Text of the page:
Licensing of Haskell code

Graham Klyne
Fri, 23 May 2003 12:42:56 +0100

This sounds like a possible application for the description logic (DL) [1] 
based systems that are being built for the semantic web...

E.g. use DL-type structures to describe different software licensing terms 
... what is permitted, what conditions apply, etc.  If the licences 
concerned fall within the expressive constraints of DLs, a DL subsumption 
calculation should be able to derive the appropriate description of terms 
of if one is required to conform to multiple such licences (and if the 
permitted uses in such a subsumption is the empty set, one may deduce the 
licences are incompatible.)  ALl of which, I think, would be readily 
expressed in Haskell.

Another related, but different, approach might be based on some work I did 
for content negotation in Internet protocols, some time ago [2].  This 
takes a different slice through the form of logical expressions used to 
describe some set of possibilities, and algorithms for combining those 



This is one of very many possible citations... it happens to be one that I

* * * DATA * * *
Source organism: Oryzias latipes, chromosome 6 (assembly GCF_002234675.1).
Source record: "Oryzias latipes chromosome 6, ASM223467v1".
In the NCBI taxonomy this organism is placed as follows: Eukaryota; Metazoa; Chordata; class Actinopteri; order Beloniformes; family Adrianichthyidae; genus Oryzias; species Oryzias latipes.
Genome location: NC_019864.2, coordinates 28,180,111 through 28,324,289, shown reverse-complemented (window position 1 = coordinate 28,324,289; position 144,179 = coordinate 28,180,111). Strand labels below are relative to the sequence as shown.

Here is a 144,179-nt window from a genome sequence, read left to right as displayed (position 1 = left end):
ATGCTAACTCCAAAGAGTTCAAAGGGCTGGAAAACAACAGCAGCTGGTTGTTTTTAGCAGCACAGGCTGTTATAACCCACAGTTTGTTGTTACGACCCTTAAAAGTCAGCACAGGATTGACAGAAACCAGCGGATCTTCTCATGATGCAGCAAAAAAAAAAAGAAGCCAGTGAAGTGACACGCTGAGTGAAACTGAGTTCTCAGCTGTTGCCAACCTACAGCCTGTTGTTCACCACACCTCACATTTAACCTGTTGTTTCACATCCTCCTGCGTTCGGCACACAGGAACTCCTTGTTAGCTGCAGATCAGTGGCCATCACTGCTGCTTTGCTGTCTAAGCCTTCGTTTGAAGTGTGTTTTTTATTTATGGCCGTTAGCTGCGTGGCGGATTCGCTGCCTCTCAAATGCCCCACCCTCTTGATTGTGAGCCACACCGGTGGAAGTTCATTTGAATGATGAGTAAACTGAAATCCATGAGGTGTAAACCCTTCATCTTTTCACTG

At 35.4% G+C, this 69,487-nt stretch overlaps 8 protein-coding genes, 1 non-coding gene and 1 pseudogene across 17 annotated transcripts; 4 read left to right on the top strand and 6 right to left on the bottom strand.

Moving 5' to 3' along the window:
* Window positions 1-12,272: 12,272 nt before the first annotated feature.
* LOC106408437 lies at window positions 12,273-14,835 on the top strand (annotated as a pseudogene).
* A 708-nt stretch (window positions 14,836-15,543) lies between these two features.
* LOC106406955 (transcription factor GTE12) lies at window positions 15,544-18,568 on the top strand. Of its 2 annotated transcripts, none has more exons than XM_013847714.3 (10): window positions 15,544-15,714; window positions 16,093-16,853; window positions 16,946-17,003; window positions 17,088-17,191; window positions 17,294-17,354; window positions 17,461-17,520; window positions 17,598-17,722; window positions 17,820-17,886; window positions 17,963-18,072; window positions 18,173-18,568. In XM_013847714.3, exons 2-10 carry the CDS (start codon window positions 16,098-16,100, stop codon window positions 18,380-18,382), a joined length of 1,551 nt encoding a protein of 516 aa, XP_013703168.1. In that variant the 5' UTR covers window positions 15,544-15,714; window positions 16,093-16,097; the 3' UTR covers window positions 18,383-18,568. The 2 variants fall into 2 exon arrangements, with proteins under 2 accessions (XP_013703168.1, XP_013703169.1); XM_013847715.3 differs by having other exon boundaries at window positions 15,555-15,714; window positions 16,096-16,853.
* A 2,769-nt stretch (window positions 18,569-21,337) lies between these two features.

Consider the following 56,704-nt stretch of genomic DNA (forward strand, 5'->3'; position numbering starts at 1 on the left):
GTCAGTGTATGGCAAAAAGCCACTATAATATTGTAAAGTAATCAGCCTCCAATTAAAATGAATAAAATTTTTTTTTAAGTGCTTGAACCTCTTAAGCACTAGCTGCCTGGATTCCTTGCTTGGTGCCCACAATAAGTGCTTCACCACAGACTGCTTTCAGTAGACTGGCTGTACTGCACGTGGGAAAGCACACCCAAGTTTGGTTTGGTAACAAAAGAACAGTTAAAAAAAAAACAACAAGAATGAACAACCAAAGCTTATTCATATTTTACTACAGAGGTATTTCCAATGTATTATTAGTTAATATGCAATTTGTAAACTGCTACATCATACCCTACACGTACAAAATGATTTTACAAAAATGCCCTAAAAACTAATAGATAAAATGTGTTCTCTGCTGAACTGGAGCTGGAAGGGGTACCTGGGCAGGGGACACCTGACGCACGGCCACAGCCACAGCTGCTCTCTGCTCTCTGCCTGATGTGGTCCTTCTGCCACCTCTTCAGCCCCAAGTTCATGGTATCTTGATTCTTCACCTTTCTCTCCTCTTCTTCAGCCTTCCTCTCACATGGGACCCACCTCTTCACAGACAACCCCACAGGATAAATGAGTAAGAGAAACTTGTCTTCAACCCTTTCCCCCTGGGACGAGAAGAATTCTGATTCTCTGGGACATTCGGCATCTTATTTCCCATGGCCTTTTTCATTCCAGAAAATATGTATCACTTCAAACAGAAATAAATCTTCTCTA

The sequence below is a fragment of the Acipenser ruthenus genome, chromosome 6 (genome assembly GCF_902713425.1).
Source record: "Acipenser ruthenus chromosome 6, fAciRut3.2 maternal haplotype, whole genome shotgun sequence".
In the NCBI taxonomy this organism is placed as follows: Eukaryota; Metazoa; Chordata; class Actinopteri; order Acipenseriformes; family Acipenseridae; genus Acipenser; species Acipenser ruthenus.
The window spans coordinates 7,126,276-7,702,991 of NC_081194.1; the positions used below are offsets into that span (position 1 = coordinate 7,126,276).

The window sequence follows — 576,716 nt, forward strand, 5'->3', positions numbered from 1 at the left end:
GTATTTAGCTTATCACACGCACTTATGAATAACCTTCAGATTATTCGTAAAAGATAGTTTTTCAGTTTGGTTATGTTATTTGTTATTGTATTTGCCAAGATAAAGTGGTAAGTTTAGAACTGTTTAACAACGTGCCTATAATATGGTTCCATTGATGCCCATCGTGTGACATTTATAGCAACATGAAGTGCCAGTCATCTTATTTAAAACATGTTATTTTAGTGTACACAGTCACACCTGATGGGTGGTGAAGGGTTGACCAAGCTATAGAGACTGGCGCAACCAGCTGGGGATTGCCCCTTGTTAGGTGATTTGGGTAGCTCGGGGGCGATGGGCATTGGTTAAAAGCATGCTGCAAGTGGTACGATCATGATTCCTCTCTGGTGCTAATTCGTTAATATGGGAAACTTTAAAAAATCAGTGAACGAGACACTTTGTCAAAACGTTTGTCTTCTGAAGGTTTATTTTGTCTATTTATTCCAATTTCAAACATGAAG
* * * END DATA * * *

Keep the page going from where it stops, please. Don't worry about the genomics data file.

found useful as an introduction to description logic ideas.  I've also 
found some of Deborah McGuinness' papers in this area to be helpful.


At 12:16 23/05/03 +0100, Simon Marlow wrote:
>Ashley Yakely writes:
> > OK, this may not be immediately practical, but... as
> > contracts, would it
> > be possible to express licenses in a Haskell-like language?
> > Didn't Simon
> > PJ do some kind of work on this? There seem to be interesting
> > covariant/contravariant properties here, for instance, if I
> > require you
> > to allow A to anyone who does B, then that is satisfied if you allow
> > more than A to anyone who does less than B.
>I think that's a great idea.  I've often thought that there ought to be
>a formal system for reasoning about source code licenses, at least so
>there would be a way to unambiguously decide when one license is
>"compatible" with another, and what precisely are the obligations on a
>programmer when distributing a work consisting of code licensed in two
>different ways.
>An DSL for licenses would be even better, since you'd presumably be able
>to interrogate the system to determine the properties of license
>         Simon
>Haskell mailing list

Graham Klyne
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